5 Must-Read Daredevil ComicsApril 9, 2015
With the new Daredevil TV show dropping on Netflix this Friday, interest in old Hornhead has arguably never been so great. If you are planning to dip into the comics to supplement the TV show, the good news is that there is an astonishingly large number of fantastic Darevil comics to choose from. I’ve picked out five of the most essential Daredevil stories to read.
Daredevil: The Man Without Fear (Frank Miller/John Romita Jr)
Honestly, the early issues of Daredevil by Stan Lee are a little rough. The definitive origin actually comes from Frank Miller, who clearly has a talent for origin stories for masked vigilantes inspired to fight crime by the bloody murder of one or both parents.
This book charts everything you’d want from a Daredevil origin story, from the accident that blinds Matt Murdock and gives him his powers, to his training by Stick and eventual move into crime fighting.
There are a couple of things in particular that I really love about this book. The entrance of Kingpin is absolutely incredible, immediately making clear that this is a seriously dangerous man who doesn’t think twice about committing the most appalling of crimes.
But the thing that really sticks with me is the way that, in just a couple of panels, Miller and JRjr capture the frankly unhealthy relationship Matt has with his home town. In the story, he has escaped to Boston, kicked the habit of Hell’s Kitchen. But when he is brought home for a case, it’s like an addict falling off the wagon. The city is under his skin, and he cannot escape it. This is really a huge part of the Daredevil character, and I love just how sordid it feels.
Born Again (Frank Miller/David Mazzuchelli)
The Man Without Fear may be the best version of Matt Murdock’s origin story, for my money Born Again is Miller’s best Daredevil work. This may well be because it was the first Daredevil comic I ever read, and it just blew me away.
It’s worth noting just how bleak this comic is for the bulk of the story. Murdock’s life completelycollapses. His ex-girlfriend Karen Page sells his secret identity for a shot of heroin, and this information ends up in the hands of Kingpin, who takes it upon himself to take Murdock down. But he doesn’t do this by setting an assassin on him. No, he breaks him mentally, by freezing his bank accounts, getting his apartment repossessed, destroying his professional reputation.
I’d read stories with superheroes broken physically before, but the level of psychological abuse here was absolutely shocking, as was Matt’s descent into mental illness.
The use of faith is also incredibly striking in this book, and is now perhaps one of the most defining characteristics of Daredevil. As someone from an Irish Catholic background, it’s always been something that I’ve found has made me relate to Matt Murdock, and never more so than in Born Again.
The King of Hell’s Kitchen (Brian Michael Bendis/Alex Maleev)
I have never read finer superhero comics than the Bendis/Maleev run on Daredevil. The writing is terrific with all of Bendis’ usual entertaining quips and one-liners, but also plenty of genuinely moving dialogue. And the art is just sublime. Maleev’s style is scratcy, a little bit dirty, just perfect for the character and the setting. It’s gorgeous.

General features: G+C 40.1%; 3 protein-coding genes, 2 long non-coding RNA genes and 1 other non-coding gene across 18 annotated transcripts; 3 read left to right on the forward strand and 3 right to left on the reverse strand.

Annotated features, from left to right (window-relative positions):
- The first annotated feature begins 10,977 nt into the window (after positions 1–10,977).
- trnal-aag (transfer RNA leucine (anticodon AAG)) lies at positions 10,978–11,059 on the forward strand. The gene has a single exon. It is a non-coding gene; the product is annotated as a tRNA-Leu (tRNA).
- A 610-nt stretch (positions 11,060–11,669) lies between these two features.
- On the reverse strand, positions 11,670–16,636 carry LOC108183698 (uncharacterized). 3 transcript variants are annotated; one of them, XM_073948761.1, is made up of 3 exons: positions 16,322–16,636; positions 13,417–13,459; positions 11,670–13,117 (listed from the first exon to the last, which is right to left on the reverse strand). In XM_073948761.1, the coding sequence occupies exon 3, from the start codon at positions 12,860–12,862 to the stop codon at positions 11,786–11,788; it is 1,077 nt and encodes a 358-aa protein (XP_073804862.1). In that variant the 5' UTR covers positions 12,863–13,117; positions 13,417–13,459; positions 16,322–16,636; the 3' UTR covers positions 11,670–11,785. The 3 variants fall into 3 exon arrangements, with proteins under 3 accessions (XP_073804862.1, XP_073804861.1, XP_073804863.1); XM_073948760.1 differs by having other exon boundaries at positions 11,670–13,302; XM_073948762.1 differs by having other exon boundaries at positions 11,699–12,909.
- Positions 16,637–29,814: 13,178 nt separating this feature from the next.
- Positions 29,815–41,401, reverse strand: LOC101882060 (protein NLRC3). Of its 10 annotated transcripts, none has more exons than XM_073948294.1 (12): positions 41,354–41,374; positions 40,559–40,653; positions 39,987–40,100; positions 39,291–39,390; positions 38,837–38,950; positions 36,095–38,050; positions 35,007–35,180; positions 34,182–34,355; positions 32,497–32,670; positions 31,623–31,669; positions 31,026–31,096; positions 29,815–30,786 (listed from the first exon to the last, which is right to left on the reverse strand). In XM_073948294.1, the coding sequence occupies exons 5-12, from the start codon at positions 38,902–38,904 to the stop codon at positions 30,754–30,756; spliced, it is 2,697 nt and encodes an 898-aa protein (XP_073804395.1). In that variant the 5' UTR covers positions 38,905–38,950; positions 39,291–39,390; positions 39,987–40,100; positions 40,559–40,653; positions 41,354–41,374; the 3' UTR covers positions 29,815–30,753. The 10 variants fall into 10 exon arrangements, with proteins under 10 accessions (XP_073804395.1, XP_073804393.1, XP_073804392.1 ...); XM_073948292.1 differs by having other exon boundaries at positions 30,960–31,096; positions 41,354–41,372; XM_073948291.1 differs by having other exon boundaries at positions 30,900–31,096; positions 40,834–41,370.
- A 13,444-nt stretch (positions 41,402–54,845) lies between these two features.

Honestly, you should probably buy the entire run (it’s handily combined in three ultimate collections), which covers what happens when Daredevil’s secret identity becomes public knowledge.
My favourite arc within the Bendis run though is The King of Hell’s Kitchen, in which Daredevil defeats the Kingpin and essentially takes over Hell’s Kitchen as the new Kingpin. It’s a fantastic story and includes some wonderful cameos from Spider-Man, Luke Cage and Dr Strange.
End of Days (Brian Michael Bendis/David Mack/Klaus Jansen/Bill Sienkiewicz)
End of Days is a Daredevil mini series set in the future, covering the death of Matt Murdock and what happens as a result. In truth it’s as much a Ben Urich story as it is a Daredevil story, as Urich attempts to write the definitive story on the death of his friend the superhero.
This book took years to put together, but it was absolutely worth it, with art by legitimate legends and an incredibly moving story about legacy, love and parenthood. Includes a brilliant running gag about Murdock’s incredibly complicated love life too.
Excitingly it looks like there will be a follow up focused on Punisher, who is a central figure in End of Days. I just hope we don’t have to wait years for this one.
Devil at Bay (Mark Waid/Chris Samnee)
Mark Waid is a genius. Daredevil as a character tends to lend himself to more serious, gritty and grimy stories. There’s a lot of heartbreak and tragedy. But Waid has managed to sculpt stories about Matt Murdock that are not only absolutely true to the character, but are flat out hilarious.
Devil at Bay is the first trade following Matt’s move to the West Coast to set up a new legal practice with his ‘friend’ Kirsten McDuffie. And it is absolutely brilliant. With his identity now public knowledge, and in a new setting, this is a more lighthearted Matt Murdock, taking selfies with fans and fighting crime with a smile and swagger.
Samnee’s art, particularly on facials, is incredibly entertaining, and the bright, vibrant colours are a real contrast to the other Daredevil stories mentioned in this piece. Just great fun.